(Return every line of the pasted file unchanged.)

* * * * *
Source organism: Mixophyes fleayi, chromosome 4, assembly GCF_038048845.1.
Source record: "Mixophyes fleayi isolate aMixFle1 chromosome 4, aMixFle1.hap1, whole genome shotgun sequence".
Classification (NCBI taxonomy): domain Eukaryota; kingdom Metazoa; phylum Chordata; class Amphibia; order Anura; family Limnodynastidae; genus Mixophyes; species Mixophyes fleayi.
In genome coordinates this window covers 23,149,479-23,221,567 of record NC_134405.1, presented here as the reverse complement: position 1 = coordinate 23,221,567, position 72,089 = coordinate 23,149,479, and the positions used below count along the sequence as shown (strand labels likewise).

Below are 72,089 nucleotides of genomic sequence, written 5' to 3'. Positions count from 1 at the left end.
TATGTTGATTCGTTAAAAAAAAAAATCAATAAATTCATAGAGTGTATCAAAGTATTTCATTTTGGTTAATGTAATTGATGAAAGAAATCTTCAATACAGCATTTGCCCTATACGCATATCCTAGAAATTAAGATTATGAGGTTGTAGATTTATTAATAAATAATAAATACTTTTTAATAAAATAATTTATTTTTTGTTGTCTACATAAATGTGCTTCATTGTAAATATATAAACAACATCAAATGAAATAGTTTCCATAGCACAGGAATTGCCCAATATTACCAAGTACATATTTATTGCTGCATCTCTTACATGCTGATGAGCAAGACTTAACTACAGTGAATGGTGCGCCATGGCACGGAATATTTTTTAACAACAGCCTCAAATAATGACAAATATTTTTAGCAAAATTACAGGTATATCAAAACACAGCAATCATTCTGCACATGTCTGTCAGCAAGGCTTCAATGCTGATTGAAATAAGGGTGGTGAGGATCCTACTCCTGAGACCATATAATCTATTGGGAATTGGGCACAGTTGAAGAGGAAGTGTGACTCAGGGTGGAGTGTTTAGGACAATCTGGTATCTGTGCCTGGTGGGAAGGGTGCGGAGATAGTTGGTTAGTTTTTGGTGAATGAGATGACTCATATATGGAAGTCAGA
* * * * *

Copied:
Source organism: Mixophyes fleayi, chromosome 4, assembly GCF_038048845.1.
Source record: "Mixophyes fleayi isolate aMixFle1 chromosome 4, aMixFle1.hap1, whole genome shotgun sequence".
Classification (NCBI taxonomy): domain Eukaryota; kingdom Metazoa; phylum Chordata; class Amphibia; order Anura; family Limnodynastidae; genus Mixophyes; species Mixophyes fleayi.
In genome coordinates this window covers 23,149,479-23,221,567 of record NC_134405.1, presented here as the reverse complement: position 1 = coordinate 23,221,567, position 72,089 = coordinate 23,149,479, and the positions used below count along the sequence as shown (strand labels likewise).

Below are 72,089 nucleotides of genomic sequence, written 5' to 3'. Positions count from 1 at the left end.
TATGTTGATTCGTTAAAAAAAAAAATCAATAAATTCATAGAGTGTATCAAAGTATTTCATTTTGGTTAATGTAATTGATGAAAGAAATCTTCAATACAGCATTTGCCCTATACGCATATCCTAGAAATTAAGATTATGAGGTTGTAGATTTATTAATAAATAATAAATACTTTTTAATAAAATAATTTATTTTTTGTTGTCTACATAAATGTGCTTCATTGTAAATATATAAACAACATCAAATGAAATAGTTTCCATAGCACAGGAATTGCCCAATATTACCAAGTACATATTTATTGCTGCATCTCTTACATGCTGATGAGCAAGACTTAACTACAGTGAATGGTGCGCCATGGCACGGAATATTTTTTAACAACAGCCTCAAATAATGACAAATATTTTTAGCAAAATTACAGGTATATCAAAACACAGCAATCATTCTGCACATGTCTGTCAGCAAGGCTTCAATGCTGATTGAAATAAGGGTGGTGAGGATCCTACTCCTGAGACCATATAATCTATTGGGAATTGGGCACAGTTGAAGAGGAAGTGTGACTCAGGGTGGAGTGTTTAGGACAATCTGGTATCTGTGCCTGGTGGGAAGGGTGCGGAGATAGTTGGTTAGTTTTTGGTGAATGAGATGACTCATATATGGAAGTCAGA